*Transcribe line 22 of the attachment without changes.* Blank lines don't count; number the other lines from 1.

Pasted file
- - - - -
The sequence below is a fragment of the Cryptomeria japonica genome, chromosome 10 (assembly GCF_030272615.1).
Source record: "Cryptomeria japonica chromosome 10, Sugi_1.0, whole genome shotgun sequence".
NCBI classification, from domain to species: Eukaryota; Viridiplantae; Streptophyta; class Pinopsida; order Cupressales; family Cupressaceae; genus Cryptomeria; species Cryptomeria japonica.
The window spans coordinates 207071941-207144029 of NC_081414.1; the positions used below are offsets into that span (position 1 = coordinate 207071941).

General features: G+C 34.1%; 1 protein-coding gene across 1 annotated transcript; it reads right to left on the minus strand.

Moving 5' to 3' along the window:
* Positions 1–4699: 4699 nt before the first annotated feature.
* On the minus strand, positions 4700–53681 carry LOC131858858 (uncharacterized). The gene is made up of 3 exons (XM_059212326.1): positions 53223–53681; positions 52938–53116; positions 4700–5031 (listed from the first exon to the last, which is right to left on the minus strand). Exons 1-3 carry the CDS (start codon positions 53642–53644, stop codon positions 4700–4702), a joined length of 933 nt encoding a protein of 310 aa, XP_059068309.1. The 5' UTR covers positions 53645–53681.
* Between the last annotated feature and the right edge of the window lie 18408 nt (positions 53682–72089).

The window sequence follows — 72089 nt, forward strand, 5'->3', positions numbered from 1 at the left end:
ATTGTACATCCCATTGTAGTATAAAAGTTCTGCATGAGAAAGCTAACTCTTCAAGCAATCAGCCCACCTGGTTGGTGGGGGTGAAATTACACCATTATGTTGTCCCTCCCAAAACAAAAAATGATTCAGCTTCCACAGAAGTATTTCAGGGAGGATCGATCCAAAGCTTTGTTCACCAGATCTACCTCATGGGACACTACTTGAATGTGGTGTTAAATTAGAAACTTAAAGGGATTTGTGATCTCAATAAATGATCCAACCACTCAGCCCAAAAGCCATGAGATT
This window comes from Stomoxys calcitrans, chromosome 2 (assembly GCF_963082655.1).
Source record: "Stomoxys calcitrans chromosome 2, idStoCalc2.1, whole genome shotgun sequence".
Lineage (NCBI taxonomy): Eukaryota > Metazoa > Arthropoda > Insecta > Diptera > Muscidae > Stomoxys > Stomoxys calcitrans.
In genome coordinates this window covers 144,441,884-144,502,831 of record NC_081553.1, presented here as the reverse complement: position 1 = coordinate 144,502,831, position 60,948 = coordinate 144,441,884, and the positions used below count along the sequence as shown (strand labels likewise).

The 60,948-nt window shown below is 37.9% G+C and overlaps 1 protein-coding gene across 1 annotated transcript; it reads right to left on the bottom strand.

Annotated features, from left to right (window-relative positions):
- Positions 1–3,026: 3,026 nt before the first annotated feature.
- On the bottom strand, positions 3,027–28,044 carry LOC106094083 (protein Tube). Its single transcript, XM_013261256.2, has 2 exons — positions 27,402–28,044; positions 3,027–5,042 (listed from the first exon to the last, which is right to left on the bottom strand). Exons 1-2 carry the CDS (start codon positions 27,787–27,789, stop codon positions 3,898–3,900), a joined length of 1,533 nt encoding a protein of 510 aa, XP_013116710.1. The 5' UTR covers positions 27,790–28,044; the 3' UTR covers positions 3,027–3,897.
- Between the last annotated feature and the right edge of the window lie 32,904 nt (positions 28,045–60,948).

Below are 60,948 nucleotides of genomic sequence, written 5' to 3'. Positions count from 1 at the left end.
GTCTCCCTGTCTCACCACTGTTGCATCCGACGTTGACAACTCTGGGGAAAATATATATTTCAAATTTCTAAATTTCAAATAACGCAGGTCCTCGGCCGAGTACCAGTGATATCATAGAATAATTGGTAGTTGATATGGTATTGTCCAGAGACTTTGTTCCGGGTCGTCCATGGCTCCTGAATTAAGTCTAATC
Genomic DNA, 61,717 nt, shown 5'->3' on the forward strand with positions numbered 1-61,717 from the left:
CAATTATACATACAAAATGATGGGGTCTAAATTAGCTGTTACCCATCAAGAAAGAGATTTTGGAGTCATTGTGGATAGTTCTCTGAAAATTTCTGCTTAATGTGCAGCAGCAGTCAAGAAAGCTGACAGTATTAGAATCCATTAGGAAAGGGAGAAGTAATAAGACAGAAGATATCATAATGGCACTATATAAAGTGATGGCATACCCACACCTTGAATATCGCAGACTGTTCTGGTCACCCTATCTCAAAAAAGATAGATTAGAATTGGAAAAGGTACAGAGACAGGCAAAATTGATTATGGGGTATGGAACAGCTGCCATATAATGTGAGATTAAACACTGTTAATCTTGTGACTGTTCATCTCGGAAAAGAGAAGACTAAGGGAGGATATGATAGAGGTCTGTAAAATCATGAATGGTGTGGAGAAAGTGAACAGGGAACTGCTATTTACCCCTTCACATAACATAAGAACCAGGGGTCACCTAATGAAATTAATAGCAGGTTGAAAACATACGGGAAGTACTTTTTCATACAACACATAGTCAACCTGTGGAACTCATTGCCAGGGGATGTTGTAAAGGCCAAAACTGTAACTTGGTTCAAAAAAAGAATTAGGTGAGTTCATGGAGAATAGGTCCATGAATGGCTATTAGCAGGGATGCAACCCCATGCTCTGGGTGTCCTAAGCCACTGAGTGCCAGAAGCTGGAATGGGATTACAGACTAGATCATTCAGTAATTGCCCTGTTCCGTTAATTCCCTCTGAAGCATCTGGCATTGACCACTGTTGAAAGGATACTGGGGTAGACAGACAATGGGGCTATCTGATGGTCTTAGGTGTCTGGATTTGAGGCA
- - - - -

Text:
GTCTCCCTGTCTCACCACTGTTGCATCCGACGTTGACAACTCTGGGGAAAATATATATTTCAAATTTCTAAATTTCAAATAACGCAGGTCCTCGGCCGAGTACCAGTGATATCATAGAATAATTGGTAGTTGATATGGTATTGTCCAGAGACTTTGTTCCGGGTCGTCCATGGCTCCTGAATTAAGTCTAATC